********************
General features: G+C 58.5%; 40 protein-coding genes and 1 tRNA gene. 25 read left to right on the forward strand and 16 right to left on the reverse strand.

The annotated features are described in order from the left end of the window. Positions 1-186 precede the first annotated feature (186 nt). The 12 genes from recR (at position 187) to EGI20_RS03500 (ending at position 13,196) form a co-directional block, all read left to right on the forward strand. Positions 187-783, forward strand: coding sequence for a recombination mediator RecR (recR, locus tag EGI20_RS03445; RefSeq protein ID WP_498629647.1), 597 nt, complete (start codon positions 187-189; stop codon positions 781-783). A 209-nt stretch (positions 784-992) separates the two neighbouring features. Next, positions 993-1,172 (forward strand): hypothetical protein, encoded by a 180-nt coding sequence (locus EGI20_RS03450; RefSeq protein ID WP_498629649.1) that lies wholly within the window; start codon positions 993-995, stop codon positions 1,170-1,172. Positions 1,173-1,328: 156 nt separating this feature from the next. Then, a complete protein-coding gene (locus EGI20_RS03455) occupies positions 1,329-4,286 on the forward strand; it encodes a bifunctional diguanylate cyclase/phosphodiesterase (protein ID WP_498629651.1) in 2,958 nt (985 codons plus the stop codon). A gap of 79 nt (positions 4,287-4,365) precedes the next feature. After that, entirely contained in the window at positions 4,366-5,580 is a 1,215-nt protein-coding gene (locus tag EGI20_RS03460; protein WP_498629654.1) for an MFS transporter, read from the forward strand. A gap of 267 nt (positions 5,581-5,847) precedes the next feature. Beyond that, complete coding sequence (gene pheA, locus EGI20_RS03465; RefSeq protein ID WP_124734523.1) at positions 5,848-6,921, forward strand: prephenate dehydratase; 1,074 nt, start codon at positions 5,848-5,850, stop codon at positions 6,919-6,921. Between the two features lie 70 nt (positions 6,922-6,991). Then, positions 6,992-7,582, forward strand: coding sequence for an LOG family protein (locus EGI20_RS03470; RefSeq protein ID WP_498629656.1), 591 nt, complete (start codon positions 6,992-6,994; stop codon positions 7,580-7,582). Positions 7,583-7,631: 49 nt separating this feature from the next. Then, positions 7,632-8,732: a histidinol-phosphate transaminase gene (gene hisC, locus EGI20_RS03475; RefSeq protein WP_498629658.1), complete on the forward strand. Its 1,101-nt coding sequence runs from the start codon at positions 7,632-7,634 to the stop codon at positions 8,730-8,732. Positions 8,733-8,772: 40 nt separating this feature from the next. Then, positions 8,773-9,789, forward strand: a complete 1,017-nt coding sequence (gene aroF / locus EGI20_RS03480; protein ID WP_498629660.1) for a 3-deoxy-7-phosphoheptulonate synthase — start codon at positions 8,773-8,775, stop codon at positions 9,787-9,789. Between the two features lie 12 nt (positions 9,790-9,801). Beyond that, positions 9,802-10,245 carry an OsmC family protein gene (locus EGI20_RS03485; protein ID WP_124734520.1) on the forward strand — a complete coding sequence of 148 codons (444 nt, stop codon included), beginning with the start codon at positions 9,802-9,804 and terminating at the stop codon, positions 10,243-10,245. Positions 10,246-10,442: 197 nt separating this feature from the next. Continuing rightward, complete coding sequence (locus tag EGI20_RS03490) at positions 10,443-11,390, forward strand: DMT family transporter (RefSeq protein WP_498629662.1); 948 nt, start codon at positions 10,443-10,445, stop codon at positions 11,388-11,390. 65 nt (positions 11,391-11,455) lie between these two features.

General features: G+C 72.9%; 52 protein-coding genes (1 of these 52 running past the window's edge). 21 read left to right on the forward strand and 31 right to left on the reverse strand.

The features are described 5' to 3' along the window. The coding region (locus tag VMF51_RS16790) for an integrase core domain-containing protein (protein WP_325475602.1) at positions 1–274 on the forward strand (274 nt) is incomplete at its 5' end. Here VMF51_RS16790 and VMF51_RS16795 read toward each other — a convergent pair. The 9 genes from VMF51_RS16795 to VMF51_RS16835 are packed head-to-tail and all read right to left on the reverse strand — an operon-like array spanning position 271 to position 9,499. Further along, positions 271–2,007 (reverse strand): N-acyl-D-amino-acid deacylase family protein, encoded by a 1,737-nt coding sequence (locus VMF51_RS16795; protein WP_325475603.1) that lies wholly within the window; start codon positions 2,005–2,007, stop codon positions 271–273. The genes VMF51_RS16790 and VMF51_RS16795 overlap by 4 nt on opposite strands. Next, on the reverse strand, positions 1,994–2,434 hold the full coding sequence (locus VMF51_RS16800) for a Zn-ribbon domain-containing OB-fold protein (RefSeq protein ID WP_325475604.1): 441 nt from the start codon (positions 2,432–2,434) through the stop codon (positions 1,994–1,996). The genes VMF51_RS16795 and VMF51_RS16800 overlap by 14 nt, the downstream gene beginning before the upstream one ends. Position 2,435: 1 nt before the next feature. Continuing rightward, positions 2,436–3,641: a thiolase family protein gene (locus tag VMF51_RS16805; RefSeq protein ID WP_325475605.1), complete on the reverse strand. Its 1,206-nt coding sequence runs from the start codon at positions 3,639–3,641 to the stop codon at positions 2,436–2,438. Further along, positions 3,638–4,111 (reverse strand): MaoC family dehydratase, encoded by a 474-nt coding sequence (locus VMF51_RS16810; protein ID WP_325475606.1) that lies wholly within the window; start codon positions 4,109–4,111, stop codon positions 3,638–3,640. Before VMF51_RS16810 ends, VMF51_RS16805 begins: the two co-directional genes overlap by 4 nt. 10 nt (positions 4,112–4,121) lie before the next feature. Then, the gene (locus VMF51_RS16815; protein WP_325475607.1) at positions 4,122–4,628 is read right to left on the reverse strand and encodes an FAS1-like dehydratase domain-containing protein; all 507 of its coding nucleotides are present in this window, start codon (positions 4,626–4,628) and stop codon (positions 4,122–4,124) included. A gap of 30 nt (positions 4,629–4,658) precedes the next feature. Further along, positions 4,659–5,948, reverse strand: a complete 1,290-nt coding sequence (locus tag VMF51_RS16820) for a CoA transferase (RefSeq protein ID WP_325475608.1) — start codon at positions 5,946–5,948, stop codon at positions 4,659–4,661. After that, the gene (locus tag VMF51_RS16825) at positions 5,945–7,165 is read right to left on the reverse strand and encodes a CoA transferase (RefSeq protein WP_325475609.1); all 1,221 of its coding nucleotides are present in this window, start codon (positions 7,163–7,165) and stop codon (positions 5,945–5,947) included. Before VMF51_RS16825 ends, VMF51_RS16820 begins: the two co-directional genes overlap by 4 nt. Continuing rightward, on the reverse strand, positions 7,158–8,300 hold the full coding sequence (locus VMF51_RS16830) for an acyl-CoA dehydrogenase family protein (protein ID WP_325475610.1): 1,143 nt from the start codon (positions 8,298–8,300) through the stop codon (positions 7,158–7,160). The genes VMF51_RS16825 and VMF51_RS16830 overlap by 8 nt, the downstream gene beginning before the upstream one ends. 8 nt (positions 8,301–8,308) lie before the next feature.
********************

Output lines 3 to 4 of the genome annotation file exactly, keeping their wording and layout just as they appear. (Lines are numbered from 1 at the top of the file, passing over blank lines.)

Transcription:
General features: G+C 72.9%; 52 protein-coding genes (1 of these 52 running past the window's edge). 21 read left to right on the forward strand and 31 right to left on the reverse strand.

The features are described 5' to 3' along the window. The coding region (locus tag VMF51_RS16790) for an integrase core domain-containing protein (protein WP_325475602.1) at positions 1–274 on the forward strand (274 nt) is incomplete at its 5' end. Here VMF51_RS16790 and VMF51_RS16795 read toward each other — a convergent pair. The 9 genes from VMF51_RS16795 to VMF51_RS16835 are packed head-to-tail and all read right to left on the reverse strand — an operon-like array spanning position 271 to position 9,499. Further along, positions 271–2,007 (reverse strand): N-acyl-D-amino-acid deacylase family protein, encoded by a 1,737-nt coding sequence (locus VMF51_RS16795; protein WP_325475603.1) that lies wholly within the window; start codon positions 2,005–2,007, stop codon positions 271–273. The genes VMF51_RS16790 and VMF51_RS16795 overlap by 4 nt on opposite strands. Next, on the reverse strand, positions 1,994–2,434 hold the full coding sequence (locus VMF51_RS16800) for a Zn-ribbon domain-containing OB-fold protein (RefSeq protein ID WP_325475604.1): 441 nt from the start codon (positions 2,432–2,434) through the stop codon (positions 1,994–1,996). The genes VMF51_RS16795 and VMF51_RS16800 overlap by 14 nt, the downstream gene beginning before the upstream one ends. Position 2,435: 1 nt before the next feature. Continuing rightward, positions 2,436–3,641: a thiolase family protein gene (locus tag VMF51_RS16805; RefSeq protein ID WP_325475605.1), complete on the reverse strand. Its 1,206-nt coding sequence runs from the start codon at positions 3,639–3,641 to the stop codon at positions 2,436–2,438. Further along, positions 3,638–4,111 (reverse strand): MaoC family dehydratase, encoded by a 474-nt coding sequence (locus VMF51_RS16810; protein ID WP_325475606.1) that lies wholly within the window; start codon positions 4,109–4,111, stop codon positions 3,638–3,640. Before VMF51_RS16810 ends, VMF51_RS16805 begins: the two co-directional genes overlap by 4 nt. 10 nt (positions 4,112–4,121) lie before the next feature. Then, the gene (locus VMF51_RS16815; protein WP_325475607.1) at positions 4,122–4,628 is read right to left on the reverse strand and encodes an FAS1-like dehydratase domain-containing protein; all 507 of its coding nucleotides are present in this window, start codon (positions 4,626–4,628) and stop codon (positions 4,122–4,124) included. A gap of 30 nt (positions 4,629–4,658) precedes the next feature. Further along, positions 4,659–5,948, reverse strand: a complete 1,290-nt coding sequence (locus tag VMF51_RS16820) for a CoA transferase (RefSeq protein ID WP_325475608.1) — start codon at positions 5,946–5,948, stop codon at positions 4,659–4,661. After that, the gene (locus tag VMF51_RS16825) at positions 5,945–7,165 is read right to left on the reverse strand and encodes a CoA transferase (RefSeq protein WP_325475609.1); all 1,221 of its coding nucleotides are present in this window, start codon (positions 7,163–7,165) and stop codon (positions 5,945–5,947) included. Before VMF51_RS16825 ends, VMF51_RS16820 begins: the two co-directional genes overlap by 4 nt. Continuing rightward, on the reverse strand, positions 7,158–8,300 hold the full coding sequence (locus VMF51_RS16830) for an acyl-CoA dehydrogenase family protein (protein ID WP_325475610.1): 1,143 nt from the start codon (positions 8,298–8,300) through the stop codon (positions 7,158–7,160). The genes VMF51_RS16825 and VMF51_RS16830 overlap by 8 nt, the downstream gene beginning before the upstream one ends. 8 nt (positions 8,301–8,308) lie before the next feature.